PALMDALE — Between 200 and 300 protesters took to the streets Sunday afternoon, in a Black Lives Matter demonstration.
The march started at Marie Kerr Park and headed eastbound on Rancho Vista Boulevard (Avenue P). The group ended up at Rancho Vista Boulevard and 10th Street West, near the Antelope Valley Mall.
The diverse group held signs with things such as, “Stop the killing,” “Black lives matter,” “Legalize being black” and “I’m an unarmed black woman, how am I still a threat,” written on them.
The protesters were diverse in that they seemed to vary in age and ethnicity, but they all came together for a single cause: To shed light on the injustices that black people have endured and continue to endure and to protest the killing of George Floyd, in Minneapolis, earlier this week.
Kathryn Barger, chair of the Los Angeles County Board of Supervisors, declared a state of emergency Sunday afternoon, lasting from 6 p.m. Sunday to 6 a.m. today. Traveling to and from work, seeking or giving emergency care, credentialed media, and the homeless who were sheltering in place were exempt.
Unlike the protests and riots in Los Angeles, this gathering was non-violent. The group marched from Rancho Vista Boulevard, up to 10th Street West, toward the 14 Freeway exit, then onward, to the northbound 14 Freeway onramp and back toward the intersection of Rancho Vista and 10th Street West.
Around 1:30 p.m., a notice was posted on the Palmdale Sheriff’s Station Facebook page, alerting followers that 75 to 100 protesters were on 10th Street West and Rancho Vista Boulevard, blocking lanes and attacking vehicles.
Though the lanes were blocked as the group marched, no vehicles were seen being attacked and there were no vehicles with any visible damage, nor police activity, indicating that there had been an incident of that sort.
Two deputies from the Palmdale Sheriff’s Station stood in the parking lot between Arby’s and Carl’s Jr., watching the crowd, to make sure they continued their peaceful protest on the street below.
Anouk Harvey approached Deputy Hilzendeger and asked why the freeway on and offramps were closed.
“It’s to let everyone be on the surface streets,” he said.
The California Highway Patrol blocked the freeway offramp and onramp in an effort to keep them on the surface streets and not let them get on the freeway, where they could cause a disruption in the traffic flow, as was seen on the 101 Freeway earlier this week in Los Angeles.
Phenam is just one of the young men that turned out for the gathering. Originally from New Jersey, he moved to Palmdale in 2017, to chase his dream of being a musician.
“The world is in distress and I want to be part of the solution,” he said when asked why he was out there Sunday afternoon. “I’m trying to understand and I came to be part of this peaceful protest.”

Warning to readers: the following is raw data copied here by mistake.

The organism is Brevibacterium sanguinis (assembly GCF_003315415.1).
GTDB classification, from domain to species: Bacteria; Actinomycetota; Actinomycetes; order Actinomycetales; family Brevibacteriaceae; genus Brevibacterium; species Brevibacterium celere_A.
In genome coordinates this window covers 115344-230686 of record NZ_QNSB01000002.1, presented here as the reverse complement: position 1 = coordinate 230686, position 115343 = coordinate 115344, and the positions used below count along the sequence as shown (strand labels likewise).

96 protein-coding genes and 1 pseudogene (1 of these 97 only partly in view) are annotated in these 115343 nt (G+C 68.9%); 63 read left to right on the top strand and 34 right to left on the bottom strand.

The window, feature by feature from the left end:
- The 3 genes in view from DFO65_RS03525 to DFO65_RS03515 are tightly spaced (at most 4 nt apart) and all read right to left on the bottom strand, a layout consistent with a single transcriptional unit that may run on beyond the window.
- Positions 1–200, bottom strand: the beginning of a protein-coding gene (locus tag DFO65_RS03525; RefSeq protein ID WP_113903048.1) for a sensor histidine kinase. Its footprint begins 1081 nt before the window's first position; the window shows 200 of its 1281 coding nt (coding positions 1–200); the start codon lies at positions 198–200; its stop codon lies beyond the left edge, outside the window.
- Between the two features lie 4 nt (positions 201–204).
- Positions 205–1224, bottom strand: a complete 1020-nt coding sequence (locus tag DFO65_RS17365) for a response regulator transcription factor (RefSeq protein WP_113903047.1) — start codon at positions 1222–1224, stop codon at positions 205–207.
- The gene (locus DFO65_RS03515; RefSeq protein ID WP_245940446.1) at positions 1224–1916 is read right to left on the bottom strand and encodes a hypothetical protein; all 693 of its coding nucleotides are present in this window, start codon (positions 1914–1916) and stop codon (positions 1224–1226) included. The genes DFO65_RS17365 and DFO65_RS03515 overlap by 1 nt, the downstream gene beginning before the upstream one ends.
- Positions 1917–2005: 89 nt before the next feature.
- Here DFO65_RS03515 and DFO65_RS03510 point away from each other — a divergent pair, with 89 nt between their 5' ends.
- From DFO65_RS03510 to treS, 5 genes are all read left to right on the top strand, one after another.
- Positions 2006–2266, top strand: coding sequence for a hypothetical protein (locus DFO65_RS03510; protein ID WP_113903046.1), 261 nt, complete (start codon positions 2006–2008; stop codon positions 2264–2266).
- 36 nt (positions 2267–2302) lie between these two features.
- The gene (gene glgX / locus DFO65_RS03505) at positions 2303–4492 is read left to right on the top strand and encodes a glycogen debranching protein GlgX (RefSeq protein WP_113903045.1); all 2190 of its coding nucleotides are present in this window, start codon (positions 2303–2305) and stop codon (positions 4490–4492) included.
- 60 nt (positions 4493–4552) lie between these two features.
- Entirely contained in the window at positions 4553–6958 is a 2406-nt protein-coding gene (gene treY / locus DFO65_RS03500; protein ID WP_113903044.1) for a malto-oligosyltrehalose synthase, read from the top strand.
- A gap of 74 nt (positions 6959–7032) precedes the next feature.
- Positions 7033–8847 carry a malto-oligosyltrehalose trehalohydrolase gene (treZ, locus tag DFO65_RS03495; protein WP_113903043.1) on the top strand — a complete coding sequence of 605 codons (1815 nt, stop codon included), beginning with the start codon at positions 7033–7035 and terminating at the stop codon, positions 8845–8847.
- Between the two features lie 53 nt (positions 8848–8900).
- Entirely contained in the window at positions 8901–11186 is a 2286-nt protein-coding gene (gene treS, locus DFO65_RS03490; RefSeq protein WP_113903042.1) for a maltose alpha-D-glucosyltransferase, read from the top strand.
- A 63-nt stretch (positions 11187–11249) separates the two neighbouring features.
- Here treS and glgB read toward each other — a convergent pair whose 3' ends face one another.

Ramona Harvey and her family also joined the protest. She said her daughter wanted to join, so the whole family went.
Harvey said she joined the protest because “it’s not OK to murder someone.”
“This is an extremely painful and hurtful time,” she said.
As a group of young protesters gathered on the sidewalk on 10th Street West near the freeway offramp, a young black man drove by and began yelling obscenities at the crowd.
One protester, Vincent, 21, of Lancaster, told the other protesters exchanging words with the young man to quit engaging with him.
“If they start saying stuff, don’t engage,” said Vincent, who declined to give his last name. “That’s what they want.”
Sahfin, 19, another Antelope Valley resident, who also didn’t give his last name, said he was protesting because it raises awareness and it’s a good way for people to see what’s going on. He said he didn’t believe it was a white cop/black person problem, but more of an issue with police being given more free reign and that became an excuse for cops to exercise that abuse of power.
Lancaster resident Lynde Williams said this is the fourth Black Lives Matter protest that she’s been a part of — the first one was when Treyvon Martin was killed.
She talked at length about the history of black people being demonized by a system that has never treated them equally.
“As we push back, nobody wants to hear it,” she said.
Antelope Valley resident Gerald agreed with Williams.
“The system teaches hate and a negative attitude toward black people,” he said. “When it comes to us, we have to live our lives in fear. You don’t have to go down the street and worry about minding your own business. We have to walk down the street with our hands up and they’ll find an issue. No matter what we do, we’re still a threat.”
Despite causing traffic issues because they were walking in the lanes on 10th Street West, there appeared to be no other problems. However, that didn’t stop Walmart and Sam’s Club from taking preventative measures. According to a post on Facebook, Walmart was evacuating and closing and Sam’s Club was also closing due to protesters.
Deputy Gutierrez said there had been no issues and that he and Hilzendeger were out there to “be sure everything stays calm.”
Protesters gathered at the corner of 10th Street West and Rancho Vista Boulevard earlier this month to protest the stay at home orders issued because of COVID-19. Several protesters on Sunday wore face coverings and could be seen bumping elbows in lieu of shaking hands.